“Most of them were not trained as musicians, so their goal was to develop different techniques for playing music than the ones used at the Opera House – from putting a kazoo in a clarinet to blowing a trumpet into a bucket of water. These alternative techniques have since been forgotten by most jazz musicians. I like the fact they developed something in contrast to the classical music played at the Opera House. I consider myself a self-taught musician, so I like the notion of approaching an instrument without any preconceived ideas or techniques.”


“Paul Panhuysen opened a gallery in Eindhoven in 1980 called Het Apollohuis, which became very important to me and my work. Paul invited artists from places like The Kitchen in New York to create a sort of symposium, and the result was a book called ‘ECHO: The Images Of Sound’. The main idea was that an artist should work on every aspect of a piece, not just an image or a sound. For over 20 years, Het Apollohuis invited artists who were doing sound and sculpture together, and the five catalogues are marvels.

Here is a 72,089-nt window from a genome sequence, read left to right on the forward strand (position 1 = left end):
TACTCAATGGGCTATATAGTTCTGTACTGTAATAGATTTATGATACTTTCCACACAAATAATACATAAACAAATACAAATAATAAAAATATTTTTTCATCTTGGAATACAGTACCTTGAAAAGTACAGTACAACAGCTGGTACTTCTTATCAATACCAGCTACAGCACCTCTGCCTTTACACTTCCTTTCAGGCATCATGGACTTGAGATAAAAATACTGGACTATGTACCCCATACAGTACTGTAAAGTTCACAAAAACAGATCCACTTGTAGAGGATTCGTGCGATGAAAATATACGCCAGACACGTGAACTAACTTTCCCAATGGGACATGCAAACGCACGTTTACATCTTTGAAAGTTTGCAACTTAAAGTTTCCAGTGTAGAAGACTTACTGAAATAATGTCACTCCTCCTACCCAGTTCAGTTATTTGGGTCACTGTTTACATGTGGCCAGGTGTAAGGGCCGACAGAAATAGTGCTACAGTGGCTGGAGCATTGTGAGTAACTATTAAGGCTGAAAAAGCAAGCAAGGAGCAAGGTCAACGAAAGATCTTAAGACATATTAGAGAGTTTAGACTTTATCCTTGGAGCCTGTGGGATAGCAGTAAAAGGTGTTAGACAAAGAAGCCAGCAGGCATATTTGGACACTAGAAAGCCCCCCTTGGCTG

“This gallery became the centre of the world for sound artists, hosting exhibits and four concerts a month until the 2000s. I played there several times myself, but the book was the first time I saw other artists express some of the ideas I had in mind. When you see something printed like that, you can read those ideas again and again and understand your own work better.”

‘Baba Soirée’ by Pierre Bastien & Michel Banabila is out on Pingipung

You May Also Like
Read More

Roger Eno

Ambient composer Roger Eno, who has recently released a new album, ‘The Turning Year’, talks about cultural awakenings, blissful pottering and the beauty of stillness
Read More

Andy Bell

There was us thinking the Erasure frontman would be an open book when it came to his formative years. Not a bit of it… country & western and steam engines! Welcome to the wonderful world of Andy Bell
Read More


Deep, dark woods, LEGO and ‘The War Of The Worlds’. Modular synth maestro Stephen James Buckley, aka Polypores, reveals just a few of the influences that make him tick
Read More

Stuart Braithwaite

Following the recent release of his first book, ‘Spaceships Over Glasgow’, Mogwai’s Stuart Braithwaite reflects on the joys of noise, pets and looking to the stars